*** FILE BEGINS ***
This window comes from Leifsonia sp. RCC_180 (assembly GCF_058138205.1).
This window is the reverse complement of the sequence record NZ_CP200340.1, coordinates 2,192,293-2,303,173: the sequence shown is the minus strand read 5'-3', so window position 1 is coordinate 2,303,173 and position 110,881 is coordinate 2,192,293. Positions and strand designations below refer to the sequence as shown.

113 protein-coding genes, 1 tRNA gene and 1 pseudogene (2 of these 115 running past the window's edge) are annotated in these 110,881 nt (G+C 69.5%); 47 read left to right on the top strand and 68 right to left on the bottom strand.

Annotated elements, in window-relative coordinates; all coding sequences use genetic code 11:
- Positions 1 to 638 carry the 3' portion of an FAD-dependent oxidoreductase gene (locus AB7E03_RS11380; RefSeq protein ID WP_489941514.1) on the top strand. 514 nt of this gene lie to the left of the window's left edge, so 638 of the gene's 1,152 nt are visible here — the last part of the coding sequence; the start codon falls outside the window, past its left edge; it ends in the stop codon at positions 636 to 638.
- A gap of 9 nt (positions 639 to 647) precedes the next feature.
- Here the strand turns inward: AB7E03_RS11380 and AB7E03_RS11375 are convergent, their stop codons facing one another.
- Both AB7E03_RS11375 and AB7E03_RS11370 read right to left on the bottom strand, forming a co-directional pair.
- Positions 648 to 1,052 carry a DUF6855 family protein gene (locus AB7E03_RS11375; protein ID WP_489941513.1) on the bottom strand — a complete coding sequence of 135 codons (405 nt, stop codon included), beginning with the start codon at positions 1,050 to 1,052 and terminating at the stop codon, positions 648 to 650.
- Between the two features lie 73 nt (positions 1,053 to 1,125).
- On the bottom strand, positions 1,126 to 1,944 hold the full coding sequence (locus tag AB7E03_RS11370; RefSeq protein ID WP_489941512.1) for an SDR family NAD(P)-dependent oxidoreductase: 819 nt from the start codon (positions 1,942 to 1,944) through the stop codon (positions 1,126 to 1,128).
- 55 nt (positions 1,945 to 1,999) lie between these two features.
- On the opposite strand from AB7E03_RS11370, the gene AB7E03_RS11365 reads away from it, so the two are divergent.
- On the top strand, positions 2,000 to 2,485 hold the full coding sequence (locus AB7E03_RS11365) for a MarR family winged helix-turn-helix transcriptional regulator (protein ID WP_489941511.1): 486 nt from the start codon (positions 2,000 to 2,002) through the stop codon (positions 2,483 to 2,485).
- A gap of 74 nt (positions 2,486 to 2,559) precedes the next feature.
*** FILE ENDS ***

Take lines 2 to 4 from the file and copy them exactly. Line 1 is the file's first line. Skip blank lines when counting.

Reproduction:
This window is the reverse complement of the sequence record NZ_CP200340.1, coordinates 2,192,293-2,303,173: the sequence shown is the minus strand read 5'-3', so window position 1 is coordinate 2,303,173 and position 110,881 is coordinate 2,192,293. Positions and strand designations below refer to the sequence as shown.

113 protein-coding genes, 1 tRNA gene and 1 pseudogene (2 of these 115 running past the window's edge) are annotated in these 110,881 nt (G+C 69.5%); 47 read left to right on the top strand and 68 right to left on the bottom strand.

Annotated elements, in window-relative coordinates; all coding sequences use genetic code 11: